VODG calls for clarity on sleep in payments

September 4, 2018

Voluntary Organisations Disability Group (VODG) is once again urging Government to provide clarity on sleep in payments as Parliament returns this week.

In the last month, Unison has appealed the judgement on the Royal Mencap Society vs Tomlinson-Blake case and HMRC has issued further guidance on sleep in payments without official guidance from the Department for Business, Energy and Industrial Strategy.

Chair of VODG, Steve Scown has called for urgent action. He says, 'It is over seven weeks since the Court of Appeal judgement was handed down. Radio silence from Government is unacceptable. The continued uncertainty, for both social care staff and providers, helps no-one.

'As Parliament returns this week we are taking the opportunity to remind Government that the time has come to make urgent and important decisions about the future of sleep in support. Government must to be very clear on what changes it is proposing about sleep in shift work ahead of wider consultation.'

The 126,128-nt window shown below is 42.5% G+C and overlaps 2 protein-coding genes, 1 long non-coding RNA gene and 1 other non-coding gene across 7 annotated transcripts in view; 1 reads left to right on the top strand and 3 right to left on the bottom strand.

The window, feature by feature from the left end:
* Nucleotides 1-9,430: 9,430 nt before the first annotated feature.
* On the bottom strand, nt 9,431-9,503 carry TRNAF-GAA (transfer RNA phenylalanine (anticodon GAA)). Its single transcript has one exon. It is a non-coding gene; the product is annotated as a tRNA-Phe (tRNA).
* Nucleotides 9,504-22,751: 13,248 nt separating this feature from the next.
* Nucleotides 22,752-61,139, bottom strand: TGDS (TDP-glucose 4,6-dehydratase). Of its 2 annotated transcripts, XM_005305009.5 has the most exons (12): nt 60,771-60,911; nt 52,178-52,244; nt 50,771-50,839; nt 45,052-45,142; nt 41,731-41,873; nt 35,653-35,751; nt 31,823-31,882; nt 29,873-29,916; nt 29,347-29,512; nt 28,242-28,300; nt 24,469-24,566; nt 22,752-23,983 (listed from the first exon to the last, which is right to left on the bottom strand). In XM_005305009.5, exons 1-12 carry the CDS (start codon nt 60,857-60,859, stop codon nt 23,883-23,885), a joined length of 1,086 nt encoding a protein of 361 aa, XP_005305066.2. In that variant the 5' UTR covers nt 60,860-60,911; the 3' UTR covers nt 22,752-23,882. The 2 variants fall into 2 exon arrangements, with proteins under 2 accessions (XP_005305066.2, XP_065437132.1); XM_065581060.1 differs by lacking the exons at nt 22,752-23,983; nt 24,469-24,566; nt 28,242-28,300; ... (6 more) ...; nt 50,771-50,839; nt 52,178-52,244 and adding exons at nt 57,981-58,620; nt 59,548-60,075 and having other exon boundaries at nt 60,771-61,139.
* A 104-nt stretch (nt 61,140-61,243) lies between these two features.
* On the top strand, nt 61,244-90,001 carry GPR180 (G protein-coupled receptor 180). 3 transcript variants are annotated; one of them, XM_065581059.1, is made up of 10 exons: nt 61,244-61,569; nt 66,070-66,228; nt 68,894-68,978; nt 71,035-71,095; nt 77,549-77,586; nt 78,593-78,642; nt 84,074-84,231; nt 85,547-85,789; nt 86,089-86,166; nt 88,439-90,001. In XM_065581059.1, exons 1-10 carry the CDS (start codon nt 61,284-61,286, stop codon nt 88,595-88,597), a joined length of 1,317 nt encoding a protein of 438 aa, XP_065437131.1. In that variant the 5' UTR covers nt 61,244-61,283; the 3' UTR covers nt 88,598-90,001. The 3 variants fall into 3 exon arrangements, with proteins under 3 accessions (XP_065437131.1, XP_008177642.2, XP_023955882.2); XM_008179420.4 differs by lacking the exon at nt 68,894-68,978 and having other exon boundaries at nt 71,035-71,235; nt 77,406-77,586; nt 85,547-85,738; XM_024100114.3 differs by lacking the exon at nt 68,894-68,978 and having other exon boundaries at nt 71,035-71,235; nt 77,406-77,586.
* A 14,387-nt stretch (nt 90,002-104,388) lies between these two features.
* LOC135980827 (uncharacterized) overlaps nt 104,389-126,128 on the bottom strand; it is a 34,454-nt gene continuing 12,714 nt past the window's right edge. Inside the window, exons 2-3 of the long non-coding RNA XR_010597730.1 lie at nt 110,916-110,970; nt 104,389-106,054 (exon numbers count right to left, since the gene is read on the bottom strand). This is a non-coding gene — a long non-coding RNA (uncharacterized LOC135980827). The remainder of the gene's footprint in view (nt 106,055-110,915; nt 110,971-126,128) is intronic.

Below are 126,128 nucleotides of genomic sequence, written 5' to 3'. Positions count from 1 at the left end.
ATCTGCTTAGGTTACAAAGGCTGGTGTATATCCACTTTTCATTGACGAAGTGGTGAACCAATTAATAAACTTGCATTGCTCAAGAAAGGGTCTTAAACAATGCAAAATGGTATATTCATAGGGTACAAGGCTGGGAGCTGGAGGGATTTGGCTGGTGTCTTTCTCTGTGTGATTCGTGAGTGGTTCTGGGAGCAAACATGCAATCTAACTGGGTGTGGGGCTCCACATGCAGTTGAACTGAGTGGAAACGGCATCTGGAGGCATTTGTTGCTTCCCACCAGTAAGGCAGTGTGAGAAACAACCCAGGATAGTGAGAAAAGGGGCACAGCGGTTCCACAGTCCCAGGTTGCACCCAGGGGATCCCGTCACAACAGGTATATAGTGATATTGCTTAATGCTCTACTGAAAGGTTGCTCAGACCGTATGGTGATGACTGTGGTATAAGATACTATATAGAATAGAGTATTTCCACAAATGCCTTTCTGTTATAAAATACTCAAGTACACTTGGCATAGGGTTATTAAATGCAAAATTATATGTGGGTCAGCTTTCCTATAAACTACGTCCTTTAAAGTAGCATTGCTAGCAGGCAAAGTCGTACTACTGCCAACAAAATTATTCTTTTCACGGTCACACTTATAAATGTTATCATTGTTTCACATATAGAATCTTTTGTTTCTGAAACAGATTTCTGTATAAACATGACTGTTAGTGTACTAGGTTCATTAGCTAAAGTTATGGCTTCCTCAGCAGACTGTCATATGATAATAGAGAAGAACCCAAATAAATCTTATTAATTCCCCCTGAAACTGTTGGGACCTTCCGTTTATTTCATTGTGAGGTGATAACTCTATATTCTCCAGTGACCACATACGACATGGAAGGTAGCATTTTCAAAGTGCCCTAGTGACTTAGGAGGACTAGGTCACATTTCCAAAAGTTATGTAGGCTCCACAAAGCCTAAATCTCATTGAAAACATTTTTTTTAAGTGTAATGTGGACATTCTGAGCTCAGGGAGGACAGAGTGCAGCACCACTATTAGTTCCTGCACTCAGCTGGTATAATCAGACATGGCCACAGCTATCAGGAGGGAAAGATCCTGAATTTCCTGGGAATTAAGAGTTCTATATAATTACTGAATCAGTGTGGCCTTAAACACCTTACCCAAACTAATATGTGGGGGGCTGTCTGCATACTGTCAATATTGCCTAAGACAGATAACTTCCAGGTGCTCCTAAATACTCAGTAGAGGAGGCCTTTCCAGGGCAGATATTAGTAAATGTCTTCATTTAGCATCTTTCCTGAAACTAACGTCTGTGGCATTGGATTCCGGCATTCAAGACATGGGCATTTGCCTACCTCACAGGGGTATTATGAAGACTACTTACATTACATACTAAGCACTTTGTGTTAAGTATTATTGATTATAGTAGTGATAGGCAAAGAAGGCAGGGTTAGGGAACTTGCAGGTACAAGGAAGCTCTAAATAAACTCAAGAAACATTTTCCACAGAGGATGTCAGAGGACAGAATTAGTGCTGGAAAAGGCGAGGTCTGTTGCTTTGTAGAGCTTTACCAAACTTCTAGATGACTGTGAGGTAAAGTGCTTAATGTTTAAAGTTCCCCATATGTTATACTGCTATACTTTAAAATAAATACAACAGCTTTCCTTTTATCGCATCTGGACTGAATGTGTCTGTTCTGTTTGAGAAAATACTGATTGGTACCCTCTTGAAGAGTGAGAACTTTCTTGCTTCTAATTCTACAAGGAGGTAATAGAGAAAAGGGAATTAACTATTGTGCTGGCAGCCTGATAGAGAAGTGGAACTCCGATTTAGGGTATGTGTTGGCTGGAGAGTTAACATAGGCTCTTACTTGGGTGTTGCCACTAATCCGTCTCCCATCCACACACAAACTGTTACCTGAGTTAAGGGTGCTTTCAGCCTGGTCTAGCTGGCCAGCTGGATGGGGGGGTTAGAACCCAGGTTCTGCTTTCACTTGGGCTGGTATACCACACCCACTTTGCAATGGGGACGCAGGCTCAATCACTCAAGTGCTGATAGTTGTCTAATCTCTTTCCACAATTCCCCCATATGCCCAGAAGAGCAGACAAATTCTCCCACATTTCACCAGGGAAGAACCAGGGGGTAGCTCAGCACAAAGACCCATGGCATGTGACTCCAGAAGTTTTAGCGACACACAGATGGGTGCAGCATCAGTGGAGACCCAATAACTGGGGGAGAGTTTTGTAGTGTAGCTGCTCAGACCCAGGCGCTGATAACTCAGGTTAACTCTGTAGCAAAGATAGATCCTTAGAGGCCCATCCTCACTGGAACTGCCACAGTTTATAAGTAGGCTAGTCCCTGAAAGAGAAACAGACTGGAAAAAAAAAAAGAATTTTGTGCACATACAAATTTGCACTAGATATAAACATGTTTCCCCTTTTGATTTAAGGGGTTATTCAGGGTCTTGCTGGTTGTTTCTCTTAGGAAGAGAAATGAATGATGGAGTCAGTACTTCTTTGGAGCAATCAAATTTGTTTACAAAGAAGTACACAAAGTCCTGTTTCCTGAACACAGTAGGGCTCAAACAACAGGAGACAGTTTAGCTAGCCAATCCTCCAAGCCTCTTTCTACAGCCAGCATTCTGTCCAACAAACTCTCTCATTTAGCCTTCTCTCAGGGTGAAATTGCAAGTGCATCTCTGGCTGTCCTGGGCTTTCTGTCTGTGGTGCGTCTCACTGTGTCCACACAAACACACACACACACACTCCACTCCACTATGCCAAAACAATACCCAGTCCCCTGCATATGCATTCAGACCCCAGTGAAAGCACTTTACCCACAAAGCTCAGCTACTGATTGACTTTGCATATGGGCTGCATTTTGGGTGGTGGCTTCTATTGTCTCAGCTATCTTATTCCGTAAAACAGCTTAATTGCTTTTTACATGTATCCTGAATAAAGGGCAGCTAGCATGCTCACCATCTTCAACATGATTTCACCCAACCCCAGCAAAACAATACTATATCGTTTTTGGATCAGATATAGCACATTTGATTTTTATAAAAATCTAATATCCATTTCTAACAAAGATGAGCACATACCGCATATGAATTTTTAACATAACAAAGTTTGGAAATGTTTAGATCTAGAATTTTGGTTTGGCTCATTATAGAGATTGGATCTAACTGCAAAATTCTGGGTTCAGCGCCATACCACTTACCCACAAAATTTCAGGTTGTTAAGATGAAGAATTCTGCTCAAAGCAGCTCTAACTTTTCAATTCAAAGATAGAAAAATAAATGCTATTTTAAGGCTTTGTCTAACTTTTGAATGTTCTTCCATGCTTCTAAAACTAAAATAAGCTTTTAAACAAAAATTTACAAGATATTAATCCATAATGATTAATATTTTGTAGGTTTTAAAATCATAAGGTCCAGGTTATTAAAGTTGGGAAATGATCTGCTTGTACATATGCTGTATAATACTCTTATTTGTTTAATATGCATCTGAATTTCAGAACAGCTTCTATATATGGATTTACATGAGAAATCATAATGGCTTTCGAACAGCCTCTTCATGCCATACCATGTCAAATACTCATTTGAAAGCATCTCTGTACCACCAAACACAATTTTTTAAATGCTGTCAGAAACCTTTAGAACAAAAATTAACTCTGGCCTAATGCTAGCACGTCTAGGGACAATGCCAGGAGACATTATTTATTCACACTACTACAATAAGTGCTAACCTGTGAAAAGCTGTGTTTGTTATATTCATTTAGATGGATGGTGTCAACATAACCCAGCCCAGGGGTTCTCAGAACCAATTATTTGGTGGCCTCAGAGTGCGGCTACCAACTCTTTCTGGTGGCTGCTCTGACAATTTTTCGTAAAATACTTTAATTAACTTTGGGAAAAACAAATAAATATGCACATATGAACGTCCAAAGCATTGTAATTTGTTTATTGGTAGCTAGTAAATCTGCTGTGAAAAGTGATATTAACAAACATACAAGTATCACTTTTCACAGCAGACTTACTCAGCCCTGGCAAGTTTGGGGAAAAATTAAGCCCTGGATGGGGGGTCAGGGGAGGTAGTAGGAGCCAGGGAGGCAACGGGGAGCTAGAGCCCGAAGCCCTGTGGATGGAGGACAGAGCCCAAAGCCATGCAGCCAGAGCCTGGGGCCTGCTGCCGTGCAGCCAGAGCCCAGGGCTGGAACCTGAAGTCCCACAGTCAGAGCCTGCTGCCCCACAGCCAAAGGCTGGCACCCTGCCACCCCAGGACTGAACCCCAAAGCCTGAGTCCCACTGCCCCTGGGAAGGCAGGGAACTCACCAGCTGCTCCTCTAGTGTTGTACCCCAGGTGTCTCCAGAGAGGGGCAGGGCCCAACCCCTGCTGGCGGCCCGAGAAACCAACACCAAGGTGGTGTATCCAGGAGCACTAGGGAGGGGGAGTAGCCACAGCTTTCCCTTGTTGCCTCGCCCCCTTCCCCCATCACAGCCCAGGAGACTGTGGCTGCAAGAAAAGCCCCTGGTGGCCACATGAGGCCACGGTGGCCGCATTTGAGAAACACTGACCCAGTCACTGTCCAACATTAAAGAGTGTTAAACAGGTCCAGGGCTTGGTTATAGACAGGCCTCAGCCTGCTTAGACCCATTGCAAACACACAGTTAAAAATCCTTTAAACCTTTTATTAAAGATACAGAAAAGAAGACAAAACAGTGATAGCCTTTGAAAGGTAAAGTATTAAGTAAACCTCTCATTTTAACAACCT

VODG has set out its concerns that, without clarity on sleep in payments from government:

  • Local care markets may move in unpredictable ways, risking overnight support services for disabled people and their carers.
  • There could be a reduction of investment in future services, such as the challenges associated with delivering transforming care and moving people out of long-stay hospitals.
  • Providers might continue to seek legal advice, spending money which could be used elsewhere.

The sector is still waiting to hear whether Unison will be granted leave to appeal to the Supreme Court, with an announcement hoped for before the end of the year.


1
Leave a Reply

Please Login to comment
1 Comment threads
0 Thread replies
0 Followers
 
Most reacted comment
Hottest comment thread
1 Comment authors
Stephen Stone Recent comment authors
  Subscribe  
newest oldest most voted
Notify of
Stephen Stone
Member
Stephen Stone

Why is UNISON, of all organizations, hell-bent upon removing jobs from thousands of people who (their families too) plainly benefit greatly from them being able to sleep on-call and enjoy their day-times free for normal living and working? Surely, employers finding they have to pay the ‘awake and working’ hourly rate will, instead, employ people who are awake and working and who then must sleep during the day-times?